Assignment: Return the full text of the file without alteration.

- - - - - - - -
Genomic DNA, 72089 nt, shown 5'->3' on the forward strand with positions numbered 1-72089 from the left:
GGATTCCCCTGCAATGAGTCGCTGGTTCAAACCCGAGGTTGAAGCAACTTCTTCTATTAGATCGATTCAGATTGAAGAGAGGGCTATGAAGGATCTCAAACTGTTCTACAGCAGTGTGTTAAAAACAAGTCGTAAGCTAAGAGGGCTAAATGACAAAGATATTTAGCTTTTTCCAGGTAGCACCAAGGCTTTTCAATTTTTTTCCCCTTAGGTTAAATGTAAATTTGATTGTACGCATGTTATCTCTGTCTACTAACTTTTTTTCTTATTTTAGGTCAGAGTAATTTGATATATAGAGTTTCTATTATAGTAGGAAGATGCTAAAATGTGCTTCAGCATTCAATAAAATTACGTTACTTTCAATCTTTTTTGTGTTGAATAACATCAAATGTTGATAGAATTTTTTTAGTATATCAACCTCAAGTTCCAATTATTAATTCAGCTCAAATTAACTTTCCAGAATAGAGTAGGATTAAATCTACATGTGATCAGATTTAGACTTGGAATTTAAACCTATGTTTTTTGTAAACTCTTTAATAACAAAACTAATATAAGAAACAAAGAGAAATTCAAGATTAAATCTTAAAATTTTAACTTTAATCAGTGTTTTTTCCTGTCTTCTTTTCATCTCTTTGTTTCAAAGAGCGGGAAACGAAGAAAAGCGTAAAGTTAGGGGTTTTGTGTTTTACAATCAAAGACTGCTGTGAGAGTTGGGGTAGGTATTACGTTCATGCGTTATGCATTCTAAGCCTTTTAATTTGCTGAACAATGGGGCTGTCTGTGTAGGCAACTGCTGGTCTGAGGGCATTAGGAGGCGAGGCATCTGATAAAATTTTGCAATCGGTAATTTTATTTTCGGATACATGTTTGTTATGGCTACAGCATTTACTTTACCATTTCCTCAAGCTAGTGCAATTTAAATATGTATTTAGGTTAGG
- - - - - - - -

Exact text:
Genomic DNA, 72089 nt, shown 5'->3' on the forward strand with positions numbered 1-72089 from the left:
GGATTCCCCTGCAATGAGTCGCTGGTTCAAACCCGAGGTTGAAGCAACTTCTTCTATTAGATCGATTCAGATTGAAGAGAGGGCTATGAAGGATCTCAAACTGTTCTACAGCAGTGTGTTAAAAACAAGTCGTAAGCTAAGAGGGCTAAATGACAAAGATATTTAGCTTTTTCCAGGTAGCACCAAGGCTTTTCAATTTTTTTCCCCTTAGGTTAAATGTAAATTTGATTGTACGCATGTTATCTCTGTCTACTAACTTTTTTTCTTATTTTAGGTCAGAGTAATTTGATATATAGAGTTTCTATTATAGTAGGAAGATGCTAAAATGTGCTTCAGCATTCAATAAAATTACGTTACTTTCAATCTTTTTTGTGTTGAATAACATCAAATGTTGATAGAATTTTTTTAGTATATCAACCTCAAGTTCCAATTATTAATTCAGCTCAAATTAACTTTCCAGAATAGAGTAGGATTAAATCTACATGTGATCAGATTTAGACTTGGAATTTAAACCTATGTTTTTTGTAAACTCTTTAATAACAAAACTAATATAAGAAACAAAGAGAAATTCAAGATTAAATCTTAAAATTTTAACTTTAATCAGTGTTTTTTCCTGTCTTCTTTTCATCTCTTTGTTTCAAAGAGCGGGAAACGAAGAAAAGCGTAAAGTTAGGGGTTTTGTGTTTTACAATCAAAGACTGCTGTGAGAGTTGGGGTAGGTATTACGTTCATGCGTTATGCATTCTAAGCCTTTTAATTTGCTGAACAATGGGGCTGTCTGTGTAGGCAACTGCTGGTCTGAGGGCATTAGGAGGCGAGGCATCTGATAAAATTTTGCAATCGGTAATTTTATTTTCGGATACATGTTTGTTATGGCTACAGCATTTACTTTACCATTTCCTCAAGCTAGTGCAATTTAAATATGTATTTAGGTTAGG